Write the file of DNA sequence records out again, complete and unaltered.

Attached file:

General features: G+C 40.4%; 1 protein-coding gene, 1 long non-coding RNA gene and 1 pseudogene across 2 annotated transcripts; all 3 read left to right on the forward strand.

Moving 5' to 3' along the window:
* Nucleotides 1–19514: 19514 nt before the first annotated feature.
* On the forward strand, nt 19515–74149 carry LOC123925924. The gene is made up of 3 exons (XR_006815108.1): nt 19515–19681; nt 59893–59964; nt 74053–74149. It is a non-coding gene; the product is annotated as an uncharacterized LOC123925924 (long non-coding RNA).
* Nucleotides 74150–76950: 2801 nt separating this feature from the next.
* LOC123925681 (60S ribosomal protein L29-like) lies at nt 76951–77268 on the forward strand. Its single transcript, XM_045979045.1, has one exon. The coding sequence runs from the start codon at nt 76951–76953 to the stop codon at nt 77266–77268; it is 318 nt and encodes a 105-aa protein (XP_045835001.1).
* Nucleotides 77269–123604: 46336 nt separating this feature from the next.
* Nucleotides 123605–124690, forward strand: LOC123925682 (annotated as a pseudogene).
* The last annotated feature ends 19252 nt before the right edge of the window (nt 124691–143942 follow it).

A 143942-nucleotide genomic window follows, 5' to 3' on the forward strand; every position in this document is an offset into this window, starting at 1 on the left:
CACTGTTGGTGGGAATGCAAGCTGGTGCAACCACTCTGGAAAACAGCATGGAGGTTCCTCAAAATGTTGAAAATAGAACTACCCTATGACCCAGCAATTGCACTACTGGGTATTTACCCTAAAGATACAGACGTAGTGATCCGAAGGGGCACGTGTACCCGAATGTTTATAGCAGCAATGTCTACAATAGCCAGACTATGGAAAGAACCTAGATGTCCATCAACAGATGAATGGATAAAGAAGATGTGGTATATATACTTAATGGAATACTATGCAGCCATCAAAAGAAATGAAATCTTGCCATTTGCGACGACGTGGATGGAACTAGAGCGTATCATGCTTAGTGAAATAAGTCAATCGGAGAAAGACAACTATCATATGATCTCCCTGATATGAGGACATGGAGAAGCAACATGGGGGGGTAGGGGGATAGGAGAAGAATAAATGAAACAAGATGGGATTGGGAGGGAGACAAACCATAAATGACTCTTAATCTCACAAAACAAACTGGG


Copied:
General features: G+C 40.4%; 1 protein-coding gene, 1 long non-coding RNA gene and 1 pseudogene across 2 annotated transcripts; all 3 read left to right on the forward strand.

Moving 5' to 3' along the window:
* Nucleotides 1–19514: 19514 nt before the first annotated feature.
* On the forward strand, nt 19515–74149 carry LOC123925924. The gene is made up of 3 exons (XR_006815108.1): nt 19515–19681; nt 59893–59964; nt 74053–74149. It is a non-coding gene; the product is annotated as an uncharacterized LOC123925924 (long non-coding RNA).
* Nucleotides 74150–76950: 2801 nt separating this feature from the next.
* LOC123925681 (60S ribosomal protein L29-like) lies at nt 76951–77268 on the forward strand. Its single transcript, XM_045979045.1, has one exon. The coding sequence runs from the start codon at nt 76951–76953 to the stop codon at nt 77266–77268; it is 318 nt and encodes a 105-aa protein (XP_045835001.1).
* Nucleotides 77269–123604: 46336 nt separating this feature from the next.
* Nucleotides 123605–124690, forward strand: LOC123925682 (annotated as a pseudogene).
* The last annotated feature ends 19252 nt before the right edge of the window (nt 124691–143942 follow it).

A 143942-nucleotide genomic window follows, 5' to 3' on the forward strand; every position in this document is an offset into this window, starting at 1 on the left:
CACTGTTGGTGGGAATGCAAGCTGGTGCAACCACTCTGGAAAACAGCATGGAGGTTCCTCAAAATGTTGAAAATAGAACTACCCTATGACCCAGCAATTGCACTACTGGGTATTTACCCTAAAGATACAGACGTAGTGATCCGAAGGGGCACGTGTACCCGAATGTTTATAGCAGCAATGTCTACAATAGCCAGACTATGGAAAGAACCTAGATGTCCATCAACAGATGAATGGATAAAGAAGATGTGGTATATATACTTAATGGAATACTATGCAGCCATCAAAAGAAATGAAATCTTGCCATTTGCGACGACGTGGATGGAACTAGAGCGTATCATGCTTAGTGAAATAAGTCAATCGGAGAAAGACAACTATCATATGATCTCCCTGATATGAGGACATGGAGAAGCAACATGGGGGGGTAGGGGGATAGGAGAAGAATAAATGAAACAAGATGGGATTGGGAGGGAGACAAACCATAAATGACTCTTAATCTCACAAAACAAACTGGG